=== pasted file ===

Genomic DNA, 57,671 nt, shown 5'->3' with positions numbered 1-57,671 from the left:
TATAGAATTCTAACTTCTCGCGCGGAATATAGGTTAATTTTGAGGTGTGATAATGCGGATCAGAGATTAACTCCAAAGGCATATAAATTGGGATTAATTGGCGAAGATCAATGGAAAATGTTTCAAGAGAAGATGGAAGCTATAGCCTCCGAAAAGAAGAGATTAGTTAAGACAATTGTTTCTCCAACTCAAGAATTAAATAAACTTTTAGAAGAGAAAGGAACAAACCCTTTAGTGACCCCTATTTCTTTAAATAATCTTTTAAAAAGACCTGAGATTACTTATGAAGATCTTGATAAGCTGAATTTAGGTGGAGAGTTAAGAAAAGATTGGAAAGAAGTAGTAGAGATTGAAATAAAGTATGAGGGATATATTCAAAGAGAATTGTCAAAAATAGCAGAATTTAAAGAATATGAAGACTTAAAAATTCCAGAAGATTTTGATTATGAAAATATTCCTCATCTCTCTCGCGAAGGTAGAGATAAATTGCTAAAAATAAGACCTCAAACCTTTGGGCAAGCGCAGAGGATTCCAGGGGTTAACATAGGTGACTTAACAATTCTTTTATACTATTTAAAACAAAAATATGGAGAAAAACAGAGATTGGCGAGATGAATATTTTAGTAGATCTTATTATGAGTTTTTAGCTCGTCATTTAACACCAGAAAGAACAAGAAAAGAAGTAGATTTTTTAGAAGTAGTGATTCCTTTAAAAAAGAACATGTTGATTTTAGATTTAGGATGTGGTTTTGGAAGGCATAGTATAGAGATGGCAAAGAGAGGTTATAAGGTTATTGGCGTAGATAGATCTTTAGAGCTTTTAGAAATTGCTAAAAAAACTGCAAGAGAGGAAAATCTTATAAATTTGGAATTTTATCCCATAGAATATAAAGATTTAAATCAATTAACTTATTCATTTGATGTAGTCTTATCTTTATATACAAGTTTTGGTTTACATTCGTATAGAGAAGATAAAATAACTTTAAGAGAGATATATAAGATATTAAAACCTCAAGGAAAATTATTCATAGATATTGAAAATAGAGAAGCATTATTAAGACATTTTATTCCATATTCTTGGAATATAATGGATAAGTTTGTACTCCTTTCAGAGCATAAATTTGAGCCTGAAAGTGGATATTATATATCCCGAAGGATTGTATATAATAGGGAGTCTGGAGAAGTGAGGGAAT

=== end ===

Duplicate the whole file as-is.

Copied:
Genomic DNA, 57,671 nt, shown 5'->3' with positions numbered 1-57,671 from the left:
TATAGAATTCTAACTTCTCGCGCGGAATATAGGTTAATTTTGAGGTGTGATAATGCGGATCAGAGATTAACTCCAAAGGCATATAAATTGGGATTAATTGGCGAAGATCAATGGAAAATGTTTCAAGAGAAGATGGAAGCTATAGCCTCCGAAAAGAAGAGATTAGTTAAGACAATTGTTTCTCCAACTCAAGAATTAAATAAACTTTTAGAAGAGAAAGGAACAAACCCTTTAGTGACCCCTATTTCTTTAAATAATCTTTTAAAAAGACCTGAGATTACTTATGAAGATCTTGATAAGCTGAATTTAGGTGGAGAGTTAAGAAAAGATTGGAAAGAAGTAGTAGAGATTGAAATAAAGTATGAGGGATATATTCAAAGAGAATTGTCAAAAATAGCAGAATTTAAAGAATATGAAGACTTAAAAATTCCAGAAGATTTTGATTATGAAAATATTCCTCATCTCTCTCGCGAAGGTAGAGATAAATTGCTAAAAATAAGACCTCAAACCTTTGGGCAAGCGCAGAGGATTCCAGGGGTTAACATAGGTGACTTAACAATTCTTTTATACTATTTAAAACAAAAATATGGAGAAAAACAGAGATTGGCGAGATGAATATTTTAGTAGATCTTATTATGAGTTTTTAGCTCGTCATTTAACACCAGAAAGAACAAGAAAAGAAGTAGATTTTTTAGAAGTAGTGATTCCTTTAAAAAAGAACATGTTGATTTTAGATTTAGGATGTGGTTTTGGAAGGCATAGTATAGAGATGGCAAAGAGAGGTTATAAGGTTATTGGCGTAGATAGATCTTTAGAGCTTTTAGAAATTGCTAAAAAAACTGCAAGAGAGGAAAATCTTATAAATTTGGAATTTTATCCCATAGAATATAAAGATTTAAATCAATTAACTTATTCATTTGATGTAGTCTTATCTTTATATACAAGTTTTGGTTTACATTCGTATAGAGAAGATAAAATAACTTTAAGAGAGATATATAAGATATTAAAACCTCAAGGAAAATTATTCATAGATATTGAAAATAGAGAAGCATTATTAAGACATTTTATTCCATATTCTTGGAATATAATGGATAAGTTTGTACTCCTTTCAGAGCATAAATTTGAGCCTGAAAGTGGATATTATATATCCCGAAGGATTGTATATAATAGGGAGTCTGGAGAAGTGAGGGAAT